The Lake District in Pictures

Scafell Massif from Hard Knott

While the Lake District has been criticised by some walkers for having too many footpaths, the upside of this is that one is spoilt for choice when it comes to selecting a walking route. If the weather is inclement or if one does not have the time to spend a whole day out on the fells, there are plenty of low level walks, some of which offer views equal to those from the summits of the highest mountains. Small fells such as Loughrigg, Latrigg, Walla Crag, Catbells and High Rigg offer spectacular vantage points, and have the additional advantage of being accessible to families and casual walkers. However, at the same time, there are also some truly wild areas. Eskdale in the western Lake District is less accessible than the valleys further east, with its upper reaches being almost reminiscent of the Scottish Highlands in terms of their rugged grandeur.

Brocken Spectre near Pillar Mountain

The Lake District, therefore, could best be described as a landscape of contrasts – of tranquil wooded valley and heather moorland, of tea shop and rocky crag. Yes, it can be twee at times. Yes, it does suffer from overcrowding. And yes, it really isn’t all that spectacular a landscape when compared to other parts of the British Isles, let alone to other countries. Yet what the Lake District does offer is a variety of attractions and a wealth of beautiful landscapes within a remarkably well managed and compact area. My photography doesn’t do the Lake District justice – you need to get over there and spend a couple of days exploring the area for yourself. I’m certain that your experience of the Lakes will be overwhelmingly positive.

Deepdale from Boredale Hause

Skiddaw showers from High Rigg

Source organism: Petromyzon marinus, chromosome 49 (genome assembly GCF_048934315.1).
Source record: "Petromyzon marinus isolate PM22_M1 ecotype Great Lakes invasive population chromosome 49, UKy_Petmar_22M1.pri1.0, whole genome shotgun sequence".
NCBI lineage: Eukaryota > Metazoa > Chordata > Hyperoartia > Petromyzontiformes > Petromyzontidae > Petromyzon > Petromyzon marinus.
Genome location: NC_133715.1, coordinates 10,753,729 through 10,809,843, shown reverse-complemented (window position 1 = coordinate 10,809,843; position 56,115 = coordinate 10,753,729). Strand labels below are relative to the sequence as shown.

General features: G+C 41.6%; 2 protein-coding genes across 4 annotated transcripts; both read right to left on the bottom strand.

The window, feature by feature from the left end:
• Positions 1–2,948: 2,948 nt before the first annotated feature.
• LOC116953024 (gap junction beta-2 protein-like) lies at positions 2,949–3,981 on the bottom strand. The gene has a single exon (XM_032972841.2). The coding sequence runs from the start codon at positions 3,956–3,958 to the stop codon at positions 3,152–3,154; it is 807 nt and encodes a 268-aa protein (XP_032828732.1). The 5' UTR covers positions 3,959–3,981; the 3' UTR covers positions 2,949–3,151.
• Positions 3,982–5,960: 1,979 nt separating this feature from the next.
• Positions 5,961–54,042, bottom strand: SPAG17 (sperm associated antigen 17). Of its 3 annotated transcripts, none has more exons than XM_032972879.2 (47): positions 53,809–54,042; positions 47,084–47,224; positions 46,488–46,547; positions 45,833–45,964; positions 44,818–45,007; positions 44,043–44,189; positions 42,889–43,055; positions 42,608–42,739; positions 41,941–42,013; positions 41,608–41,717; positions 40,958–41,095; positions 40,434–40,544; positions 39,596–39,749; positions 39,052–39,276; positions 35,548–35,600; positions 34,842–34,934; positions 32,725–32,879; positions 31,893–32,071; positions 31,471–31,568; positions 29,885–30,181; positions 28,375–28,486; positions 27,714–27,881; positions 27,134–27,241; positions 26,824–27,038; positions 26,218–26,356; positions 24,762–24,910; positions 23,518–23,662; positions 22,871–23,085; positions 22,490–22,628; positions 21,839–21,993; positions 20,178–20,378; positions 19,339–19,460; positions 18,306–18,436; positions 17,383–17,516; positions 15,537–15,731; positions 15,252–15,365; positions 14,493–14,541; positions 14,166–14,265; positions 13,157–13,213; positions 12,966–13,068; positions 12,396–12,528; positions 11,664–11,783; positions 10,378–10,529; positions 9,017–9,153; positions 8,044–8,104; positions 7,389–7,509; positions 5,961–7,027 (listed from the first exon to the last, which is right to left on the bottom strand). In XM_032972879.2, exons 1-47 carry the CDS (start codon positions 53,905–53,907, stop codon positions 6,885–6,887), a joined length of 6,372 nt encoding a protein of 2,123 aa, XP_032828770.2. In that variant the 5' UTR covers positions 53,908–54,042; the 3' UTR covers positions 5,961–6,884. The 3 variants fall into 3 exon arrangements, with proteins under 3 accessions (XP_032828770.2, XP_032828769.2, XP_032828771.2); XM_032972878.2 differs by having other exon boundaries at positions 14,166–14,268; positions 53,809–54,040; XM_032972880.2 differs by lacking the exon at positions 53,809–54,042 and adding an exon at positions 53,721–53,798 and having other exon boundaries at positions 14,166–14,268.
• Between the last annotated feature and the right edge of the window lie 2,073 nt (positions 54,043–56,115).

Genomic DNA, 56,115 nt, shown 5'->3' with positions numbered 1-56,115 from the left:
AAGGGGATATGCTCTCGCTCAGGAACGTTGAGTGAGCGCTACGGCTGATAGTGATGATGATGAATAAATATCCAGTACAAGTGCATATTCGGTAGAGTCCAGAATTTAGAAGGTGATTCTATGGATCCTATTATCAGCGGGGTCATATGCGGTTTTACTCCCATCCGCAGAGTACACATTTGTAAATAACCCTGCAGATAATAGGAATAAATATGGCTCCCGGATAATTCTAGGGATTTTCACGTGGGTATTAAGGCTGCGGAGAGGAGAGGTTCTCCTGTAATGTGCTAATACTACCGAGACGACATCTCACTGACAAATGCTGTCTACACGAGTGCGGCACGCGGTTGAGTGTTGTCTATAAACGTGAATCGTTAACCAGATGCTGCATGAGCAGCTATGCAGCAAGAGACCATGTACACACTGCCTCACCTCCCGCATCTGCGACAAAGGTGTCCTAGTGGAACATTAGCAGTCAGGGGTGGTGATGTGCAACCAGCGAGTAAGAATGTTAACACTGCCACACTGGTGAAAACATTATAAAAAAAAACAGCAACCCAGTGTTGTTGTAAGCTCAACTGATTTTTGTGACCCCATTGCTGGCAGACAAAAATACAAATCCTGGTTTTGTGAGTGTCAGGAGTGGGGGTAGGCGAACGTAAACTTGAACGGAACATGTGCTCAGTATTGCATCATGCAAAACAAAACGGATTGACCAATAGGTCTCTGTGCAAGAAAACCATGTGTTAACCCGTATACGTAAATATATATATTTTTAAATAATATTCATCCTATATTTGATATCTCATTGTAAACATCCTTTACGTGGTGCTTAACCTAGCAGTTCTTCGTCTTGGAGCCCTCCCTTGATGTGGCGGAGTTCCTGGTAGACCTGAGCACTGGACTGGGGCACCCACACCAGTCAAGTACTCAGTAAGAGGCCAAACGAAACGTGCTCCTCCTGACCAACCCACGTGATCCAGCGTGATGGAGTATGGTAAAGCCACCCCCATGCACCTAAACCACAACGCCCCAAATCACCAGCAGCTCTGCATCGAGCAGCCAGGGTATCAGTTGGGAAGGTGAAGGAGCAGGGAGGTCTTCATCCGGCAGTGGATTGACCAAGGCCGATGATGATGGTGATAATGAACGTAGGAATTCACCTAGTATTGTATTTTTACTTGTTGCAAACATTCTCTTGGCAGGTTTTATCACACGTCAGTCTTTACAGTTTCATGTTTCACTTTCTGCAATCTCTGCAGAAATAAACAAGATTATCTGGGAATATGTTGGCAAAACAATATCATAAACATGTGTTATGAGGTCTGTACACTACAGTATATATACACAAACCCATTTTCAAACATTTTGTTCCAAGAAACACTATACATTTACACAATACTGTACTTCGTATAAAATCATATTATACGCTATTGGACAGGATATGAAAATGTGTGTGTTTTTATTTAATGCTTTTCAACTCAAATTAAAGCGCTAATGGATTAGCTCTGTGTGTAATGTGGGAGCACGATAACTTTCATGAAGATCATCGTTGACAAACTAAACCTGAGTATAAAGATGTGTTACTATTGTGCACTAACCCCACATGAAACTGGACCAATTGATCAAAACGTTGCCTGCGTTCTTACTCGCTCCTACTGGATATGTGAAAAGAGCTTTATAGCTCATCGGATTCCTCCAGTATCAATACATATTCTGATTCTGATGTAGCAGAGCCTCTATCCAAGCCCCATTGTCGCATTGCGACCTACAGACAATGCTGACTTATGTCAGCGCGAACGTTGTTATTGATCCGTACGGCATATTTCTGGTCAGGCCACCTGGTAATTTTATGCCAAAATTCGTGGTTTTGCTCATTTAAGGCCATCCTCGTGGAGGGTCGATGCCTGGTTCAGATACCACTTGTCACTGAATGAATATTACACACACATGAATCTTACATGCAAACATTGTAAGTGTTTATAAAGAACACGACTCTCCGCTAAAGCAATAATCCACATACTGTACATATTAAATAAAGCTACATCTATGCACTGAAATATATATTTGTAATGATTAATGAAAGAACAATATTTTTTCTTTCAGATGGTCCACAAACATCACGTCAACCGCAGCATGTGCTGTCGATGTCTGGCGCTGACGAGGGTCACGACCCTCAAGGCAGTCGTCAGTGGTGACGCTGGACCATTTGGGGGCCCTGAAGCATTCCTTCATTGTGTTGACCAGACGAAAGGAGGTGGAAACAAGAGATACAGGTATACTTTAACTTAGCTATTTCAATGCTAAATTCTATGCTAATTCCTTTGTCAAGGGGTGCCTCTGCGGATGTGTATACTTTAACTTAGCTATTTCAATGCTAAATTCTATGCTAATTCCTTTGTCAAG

Wintry sunset from Loughrigg Fell

For a year I lived in a small town less than thirty minutes drive from the edge of the Lake District. Given that two of my main interests are photography and hillwalking, you would be correct in thinking that I ventured across on a regular basis, sometimes spending ten or more hours out on the fells, walking in the footsteps of Wordsworth, Coleridge and Wainwright. I soon came to appreciate that despite covering just over 45% more area than Greater London, the Lake District has considerable variety in its landscape. Each valley and fell has its own, particular characteristics that can vary substantially over the course of the year, or even within a single day, the changing light or weather conditions revealing new, previously unseen features of the landscape.

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The Lake District also has something for everyone. Towns like Keswick and Windermere contain a wealth of shops and tea rooms, and there are plenty of museums and other attractions such as lake cruises, historic houses and narrow gauge railways for those who neither have the desire nor capability to venture out on the fells. Thirsty hikers can be assured that wherever they are, there will likely be a comfortable and welcoming pub awaiting them at the end of their walk. The Lake District, therefore, could therefore be seen as a perfect compromise between the wild and the civilised.

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